Why We Were Successful at Triumph!
In May of 2016, our membership had a battle to fight in Spokane for respect, fair wages, maintenance of medical benefits, and most of all retirement security.
The previous contract that concluded 3 years earlier in 2013 resulted in a devastating concessionary agreement that included a two-tier wage structure for those hired after May of 2006, the loss of the defined benefit IAM National Pension Plan for new hires, and the loss of a 401(k) match for those current members still eligible for pension contributions.
In 2013, the Union had recommended that the contract be rejected and a strike authorized. The contract was rejected by 71% but the ensuing strike authorization did not reach the required 2/3rds margin by only 6 votes.
After the company got everything they wanted and even though they are receiving hundreds of thousands of dollars in Aerospace Tax Incentives to locate work in Washington State they began to move our work to Mexico.
There were plenty of reasons to turn on each other and try to place blame as to how they backed into a devastating contract. But that's not what happened. Discussions were held to make a plan and set a course for success.
We had a big hole to dig out of three years later in May of 2016. So we started 18 months prior to the expiration engaging with the membership. We held all hands meetings to get everyone involved. An in-plant committee representing all shifts, work areas, and demographics was put together in order to communicate tactics, strategy, and come up with the plan to regain what was lost.
The most important goal was to instill confidence that not only could we be successful but that the goals we had were reasonable. It is reasonable that members could rise to the same level of pay for doing the same work. It is reasonable to maintain healthcare for our families and it is reasonable to work a career and be able to retire at the end of it with dignity.
The committee began preparing members for the fight of their life. We needed people to begin saving for their own strike fund. And so began the ISF. Shop floor discussions focused on, "Do you have you ISF?" "What's that?" "Your Individual Strike Fund!"
Buttons were made. Shirts were distributed. Noise makers were handed out. Forms were created to document illegal behavior from management. The committee found new and creative ways to deliver messages and gather feedback from the floor.
We also prepared our members for what they could expect. We told them that this company would bring in scabs from across the country. We told them that they would be threatened with job loss. And we told them that as long as you know what to expect, then you can prepare for it. And prepare they did.
As we completed bargaining, the company's last and final offer did not address any of the main issues identified by the members. In fact the 401(k) match for those not eligible for the pension was decreased, and the healthcare premiums were now subject to unlimited increases.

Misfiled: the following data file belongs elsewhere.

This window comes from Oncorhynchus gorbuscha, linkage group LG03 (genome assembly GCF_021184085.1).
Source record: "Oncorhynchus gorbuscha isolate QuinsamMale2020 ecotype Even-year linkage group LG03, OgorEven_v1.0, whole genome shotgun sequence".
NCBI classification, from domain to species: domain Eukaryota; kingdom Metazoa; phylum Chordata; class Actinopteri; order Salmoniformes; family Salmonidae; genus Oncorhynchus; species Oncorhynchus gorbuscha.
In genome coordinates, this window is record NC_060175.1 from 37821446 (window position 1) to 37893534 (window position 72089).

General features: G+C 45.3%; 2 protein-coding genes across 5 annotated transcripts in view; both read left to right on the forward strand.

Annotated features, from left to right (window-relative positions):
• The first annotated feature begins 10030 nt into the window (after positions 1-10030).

The membership needed to make significant improvement on several issues and most of all needed to have retirement security for all members.
The union recommended that the contract be rejected and a strike authorized. This time the membership was not going to be beaten by the strike authorization threshold. With 97% of the entire membership voting, 94% rejected the contract and 93% authorized a strike. The membership solidarity at that moment was as strong as any we have witnessed before. However, before we could take strike action, the company locked us out.
The company was not prepared for how strong we were. They did indeed bring in 400 scabs right away but only two members crossed the line. The use of these scabs probably cost more and destroyed more product and the facility for that matter, than what we were holding strong for in the contract.
To settle the strike we were able to cut the two-tier wages in half, maintain the medical cost structure, gain important job security language and most importantly created a District 751 Savings Plan with additional employer contributions for those not eligible for the pension to ensure that all members had retirement security in one form or another.
In the end, it was the determination and solidarity of our District 751, Local Lodge 86 membership that stuck together and fought against unreasonable concessions to improve the standard of living for each other, their families, and their community.
The lesson that we can learn is that as long as we stick together, engage the membership, include them in a plan with clear direction and action, there isn't anything that we can't accomplish. We are stronger because we fight. We are stronger because we care. We are stronger because we are together.
The new District 751 Savings Plan implemented for members at Triumph can be expanded to include other employers. Our hope is to build on it with the goal of gaining retirement security for all members!
Members' Choice candidates are involved and fight daily to enforce the contract, build unity, provide justice on the job, service to the community and make change for a stronger future for all.